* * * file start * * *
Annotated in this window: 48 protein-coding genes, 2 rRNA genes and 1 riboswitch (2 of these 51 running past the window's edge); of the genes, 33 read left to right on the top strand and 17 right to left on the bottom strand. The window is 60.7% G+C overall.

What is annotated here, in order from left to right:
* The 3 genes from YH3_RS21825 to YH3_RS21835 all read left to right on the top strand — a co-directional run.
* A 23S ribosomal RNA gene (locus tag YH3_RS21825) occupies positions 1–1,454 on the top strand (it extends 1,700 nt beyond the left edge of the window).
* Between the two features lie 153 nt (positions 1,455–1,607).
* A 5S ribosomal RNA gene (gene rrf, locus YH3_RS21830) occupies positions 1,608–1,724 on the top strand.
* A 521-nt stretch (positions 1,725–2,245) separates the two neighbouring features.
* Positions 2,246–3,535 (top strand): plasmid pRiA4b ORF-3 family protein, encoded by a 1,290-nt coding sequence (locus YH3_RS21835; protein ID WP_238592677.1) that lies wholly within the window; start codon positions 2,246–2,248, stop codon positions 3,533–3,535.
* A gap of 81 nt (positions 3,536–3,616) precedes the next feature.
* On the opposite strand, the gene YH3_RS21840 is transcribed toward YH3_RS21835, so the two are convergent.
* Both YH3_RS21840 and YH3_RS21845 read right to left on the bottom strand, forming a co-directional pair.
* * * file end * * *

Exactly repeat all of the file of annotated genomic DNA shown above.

Annotated in this window: 48 protein-coding genes, 2 rRNA genes and 1 riboswitch (2 of these 51 running past the window's edge); of the genes, 33 read left to right on the top strand and 17 right to left on the bottom strand. The window is 60.7% G+C overall.

What is annotated here, in order from left to right:
* The 3 genes from YH3_RS21825 to YH3_RS21835 all read left to right on the top strand — a co-directional run.
* A 23S ribosomal RNA gene (locus tag YH3_RS21825) occupies positions 1–1,454 on the top strand (it extends 1,700 nt beyond the left edge of the window).
* Between the two features lie 153 nt (positions 1,455–1,607).
* A 5S ribosomal RNA gene (gene rrf, locus YH3_RS21830) occupies positions 1,608–1,724 on the top strand.
* A 521-nt stretch (positions 1,725–2,245) separates the two neighbouring features.
* Positions 2,246–3,535 (top strand): plasmid pRiA4b ORF-3 family protein, encoded by a 1,290-nt coding sequence (locus YH3_RS21835; protein ID WP_238592677.1) that lies wholly within the window; start codon positions 2,246–2,248, stop codon positions 3,533–3,535.
* A gap of 81 nt (positions 3,536–3,616) precedes the next feature.
* On the opposite strand, the gene YH3_RS21840 is transcribed toward YH3_RS21835, so the two are convergent.
* Both YH3_RS21840 and YH3_RS21845 read right to left on the bottom strand, forming a co-directional pair.